Jesus is worthy to be preached. Christ should be clearly and powerfully proclaimed in our sermons, brethren. If He is not, our sermons simply aren’t worth preaching. We who preach Sunday after Sunday (should) recognize the importance of preaching Christ. In our expositions, there should always be a connection with the person of Christ, the teaching of Christ, or the work of Christ. But why should we preach Christ in the first place? Why should pastors make effort to preach Christ in their sermons?

In his monumental work, Preaching Christ from the Old Testament, Sidney Greidanus gives us six reasons for preaching Christ.¹ Here they are:

1. Preach Christ Because the Apostles Did

The New Testament gives us dozens of instances where Peter, Paul, and the other apostles powerfully and consistently preached Christ. In fact, the book of Acts records that every sermon they preached was always centered on Jesus. Jesus was the shining light in their message, whether it was Peter’s sermon at Pentecost, Stephen’s sermon to the Sanhedrin, or the numerous sermons preached by Paul. Greidanus explains, “The heart of apostolic preaching is Jesus Christ . . . The New Testament church preached the birth, ministry, death, resurrection, and exaltation of Jesus of Nazareth as the fulfillment of God’s old covenant promises, His presence today in the Spirit, and His imminent return.” We need to follow the example of the apostles and preach Christ in our sermons. The reason we may not have the results the apostles did when they preached is that we do not model our preaching after them.

2. Preach Christ Because Jesus Commanded It

Every believer knows the chief mission of the church is to make disciples who will follow Christ in obedience. Jesus commands us, “All authority in heaven and on earth has been given to me. Go therefore and make disciples of all nations, baptizing them in the name of the Father and of the Son and of the Holy Spirit, teaching them to observe all that I have commanded you. And behold, I am with you always, to the end of the age” (Matt. 28:18-20). There is a lot to say about this passage, but one thing to notice is that every component of the Great Commission is centered on Christ. Disciples of Christ are to be made. They are to be taught to observe all that Jesus commanded. And the presence of Jesus will be with us as we do.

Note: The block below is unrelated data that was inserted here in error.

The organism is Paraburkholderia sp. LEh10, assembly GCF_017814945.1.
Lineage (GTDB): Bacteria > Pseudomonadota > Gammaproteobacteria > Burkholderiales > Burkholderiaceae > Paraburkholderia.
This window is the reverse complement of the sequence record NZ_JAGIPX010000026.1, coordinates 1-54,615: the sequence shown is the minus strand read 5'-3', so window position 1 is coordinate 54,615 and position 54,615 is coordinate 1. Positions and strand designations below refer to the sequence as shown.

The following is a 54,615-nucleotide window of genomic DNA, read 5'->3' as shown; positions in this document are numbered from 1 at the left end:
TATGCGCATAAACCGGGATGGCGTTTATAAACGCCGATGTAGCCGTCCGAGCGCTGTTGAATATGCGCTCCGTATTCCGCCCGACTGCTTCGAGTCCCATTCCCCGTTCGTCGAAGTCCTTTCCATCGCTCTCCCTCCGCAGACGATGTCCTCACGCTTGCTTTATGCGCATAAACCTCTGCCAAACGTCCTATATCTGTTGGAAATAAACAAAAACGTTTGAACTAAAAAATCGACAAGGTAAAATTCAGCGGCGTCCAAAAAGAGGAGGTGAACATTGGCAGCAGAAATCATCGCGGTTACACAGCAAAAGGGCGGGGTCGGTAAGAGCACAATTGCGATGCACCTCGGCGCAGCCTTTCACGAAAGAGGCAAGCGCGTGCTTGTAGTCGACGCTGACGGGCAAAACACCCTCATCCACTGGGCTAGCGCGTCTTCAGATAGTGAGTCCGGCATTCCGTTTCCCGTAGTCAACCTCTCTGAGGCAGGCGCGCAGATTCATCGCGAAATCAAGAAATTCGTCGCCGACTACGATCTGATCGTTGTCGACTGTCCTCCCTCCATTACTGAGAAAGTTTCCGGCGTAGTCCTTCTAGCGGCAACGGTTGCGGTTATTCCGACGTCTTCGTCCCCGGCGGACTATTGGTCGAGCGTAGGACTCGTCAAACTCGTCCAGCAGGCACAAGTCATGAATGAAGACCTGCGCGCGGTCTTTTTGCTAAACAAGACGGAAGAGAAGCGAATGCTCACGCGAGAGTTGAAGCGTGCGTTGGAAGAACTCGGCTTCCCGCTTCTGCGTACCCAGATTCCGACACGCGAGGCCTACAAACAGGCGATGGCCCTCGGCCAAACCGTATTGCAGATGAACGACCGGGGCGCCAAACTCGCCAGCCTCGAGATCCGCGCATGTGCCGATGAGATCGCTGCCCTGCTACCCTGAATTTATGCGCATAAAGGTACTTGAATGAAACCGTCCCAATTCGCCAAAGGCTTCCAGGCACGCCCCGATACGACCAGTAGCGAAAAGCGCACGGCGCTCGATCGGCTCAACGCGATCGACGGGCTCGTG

Disciples will be produced when we teach people to observe all that Jesus promised, warned, taught, and commanded. Just like the disciples of Jesus’ day, we are commanded by our Lord to preach Him today. His command is an enduring one and nothing has changed about the mission of the church since the day Christ uttered these words. Greidanus comments, “Christian preachers today also live under the command to preach the name of Jesus Christ, for the command to preach Christ reaches far beyond the first apostles and Gospel writers – it reaches ‘to the end of the age.'”

3. Preach Christ Because It Is Exciting

What could be more exciting than preaching Christ? What Christ accomplished for His people is the greatest thing in history. It is only logical to preach Christ because of the nature of the message. I love how Greidanus put it: “Even today when a President or a Queen visits a city, the arrival itself is a newsworthy event. No one needs to command broadcasters to tell the story, for the story itself begs to be told. If this is true for the arrival of a President or a Queen, how much more for the arrival of ‘the King of Kings.'” Yes! We need to preach the story of Christ because it has to be told.

4. Preach Christ Because It Is Life-Giving